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Sister Simone Campbell, a Sister of Social Service and the former executive director of Network, applauds during the group's 40th anniversary celebration at Trinity Washington University April 14, 2012. (CNS photo/Nancy Phelan Wiechec)

President Joe Biden will award the nation’s highest civilian honor to a Catholic sister next week.

Simone Campbell, S.S.S., will receive the Presidential Medal of Freedom, the White House announced Friday. Sister Campbell is the former head of the Catholic social justice lobbying organization Network until her retirement last year.

Describing Sister Campbell as “a prominent advocate for economic justice, immigration reform, and healthcare policy,” the announcement from the White House said that the award is given to Americans “who have made exemplary contributions to the prosperity, values, or security of the United States, world peace, or other significant societal, public or private endeavors.”

President Joe Biden will award the nation’s highest civilian honor to a Catholic sister next week.

Sister Campbell is one of 17 people who will be awarded the medal at a White House ceremony on July 7.

“These seventeen Americans demonstrate the power of possibilities and embody the soul of the nation—hard work, perseverance, and faith,” the announcement reads. “They have overcome significant obstacles to achieve impressive accomplishments in the arts and sciences, dedicated their lives to advocating for the most vulnerable among us, and acted with bravery to drive change in their communities—and across the world—while blazing trails for generations to come.”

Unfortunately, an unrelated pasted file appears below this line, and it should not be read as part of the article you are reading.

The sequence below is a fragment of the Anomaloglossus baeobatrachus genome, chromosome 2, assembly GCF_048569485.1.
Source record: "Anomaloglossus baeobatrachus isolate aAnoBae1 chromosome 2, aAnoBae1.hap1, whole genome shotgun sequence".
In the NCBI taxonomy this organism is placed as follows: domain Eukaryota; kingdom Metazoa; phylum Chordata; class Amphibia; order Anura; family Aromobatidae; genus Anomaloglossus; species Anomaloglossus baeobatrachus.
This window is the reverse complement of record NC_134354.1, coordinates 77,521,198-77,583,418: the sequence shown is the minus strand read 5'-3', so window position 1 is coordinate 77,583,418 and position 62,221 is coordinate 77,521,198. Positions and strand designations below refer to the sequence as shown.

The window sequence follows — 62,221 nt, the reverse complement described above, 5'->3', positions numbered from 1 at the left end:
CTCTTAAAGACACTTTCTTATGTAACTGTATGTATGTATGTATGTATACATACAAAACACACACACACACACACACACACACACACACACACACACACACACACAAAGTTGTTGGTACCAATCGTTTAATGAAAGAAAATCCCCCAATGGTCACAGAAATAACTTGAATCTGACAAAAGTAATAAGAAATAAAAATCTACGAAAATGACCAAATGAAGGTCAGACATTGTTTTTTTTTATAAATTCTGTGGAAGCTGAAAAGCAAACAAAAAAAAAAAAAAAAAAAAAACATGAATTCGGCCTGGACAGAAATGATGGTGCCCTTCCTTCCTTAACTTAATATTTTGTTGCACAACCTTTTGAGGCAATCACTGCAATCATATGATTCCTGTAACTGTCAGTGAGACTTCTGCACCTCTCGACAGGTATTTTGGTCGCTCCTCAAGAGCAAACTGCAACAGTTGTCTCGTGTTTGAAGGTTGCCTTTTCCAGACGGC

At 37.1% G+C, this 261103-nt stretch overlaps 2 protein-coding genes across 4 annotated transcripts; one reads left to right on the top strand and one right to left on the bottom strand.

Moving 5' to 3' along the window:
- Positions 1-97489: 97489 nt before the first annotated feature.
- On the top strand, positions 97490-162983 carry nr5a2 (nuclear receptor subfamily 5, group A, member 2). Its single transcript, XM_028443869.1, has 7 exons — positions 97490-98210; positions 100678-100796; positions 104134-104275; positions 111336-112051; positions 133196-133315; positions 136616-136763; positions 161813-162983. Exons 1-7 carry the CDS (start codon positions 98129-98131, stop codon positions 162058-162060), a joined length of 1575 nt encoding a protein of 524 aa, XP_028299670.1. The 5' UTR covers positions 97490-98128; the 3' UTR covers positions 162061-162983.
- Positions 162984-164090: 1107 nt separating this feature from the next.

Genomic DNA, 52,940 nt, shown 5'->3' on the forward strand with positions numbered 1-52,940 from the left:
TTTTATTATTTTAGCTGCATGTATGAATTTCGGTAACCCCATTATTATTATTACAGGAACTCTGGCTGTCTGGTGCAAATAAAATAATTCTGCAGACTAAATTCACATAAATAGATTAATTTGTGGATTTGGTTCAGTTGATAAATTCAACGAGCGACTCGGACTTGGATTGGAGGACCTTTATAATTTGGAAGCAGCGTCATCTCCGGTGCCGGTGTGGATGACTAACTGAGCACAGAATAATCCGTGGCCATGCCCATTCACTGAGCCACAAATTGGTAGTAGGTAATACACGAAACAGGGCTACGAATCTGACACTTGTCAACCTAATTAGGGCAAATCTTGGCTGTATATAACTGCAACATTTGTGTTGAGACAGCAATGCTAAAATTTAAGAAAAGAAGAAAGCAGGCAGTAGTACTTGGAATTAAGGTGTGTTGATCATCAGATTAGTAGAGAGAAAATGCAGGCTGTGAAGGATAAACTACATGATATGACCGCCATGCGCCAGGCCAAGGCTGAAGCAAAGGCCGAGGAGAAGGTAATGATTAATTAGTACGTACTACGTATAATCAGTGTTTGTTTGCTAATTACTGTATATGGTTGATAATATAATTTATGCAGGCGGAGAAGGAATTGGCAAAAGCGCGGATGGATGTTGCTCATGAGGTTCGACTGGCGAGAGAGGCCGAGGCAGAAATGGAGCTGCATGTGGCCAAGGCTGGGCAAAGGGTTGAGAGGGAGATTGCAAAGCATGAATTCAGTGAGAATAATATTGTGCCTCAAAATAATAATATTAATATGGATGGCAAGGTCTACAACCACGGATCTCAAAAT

Sister Campbell reacted to the news on Twitter, writing, “I am deeply honored by this unexpected recognition, which highlights the important work of lifting up the experiences of ordinary people in our nation in order to make policy for all.”

A familiar face in national politics, Sister Campbell spoke at two Democratic National Conventions in 2012 and 2020. She organized the “Nuns on the Bus,” a tour that took her and other sisters to hundreds of events throughout the United States to call attention to the need for an expanded social safety net. Sister Campbell was an ardent supporter of the Affordable Care Act when it was enacted in 2010 and more recently, she was active in the 2020 election, urging Catholics not to vote for President Trump.

Other recipients include Olympian Simone Biles; Sandra Lindsay, a critical care nurse who was the first person to receive the Covid-19 vaccine outside of clinical trials; and Richard Trumka, a labor union leader who died last year. Actor Denzel Washington, Father Alexander Karloutsos, the former Vicar General of the Greek Orthodox Archdiocese of America and the late Senator John McCain will also be awarded medals.

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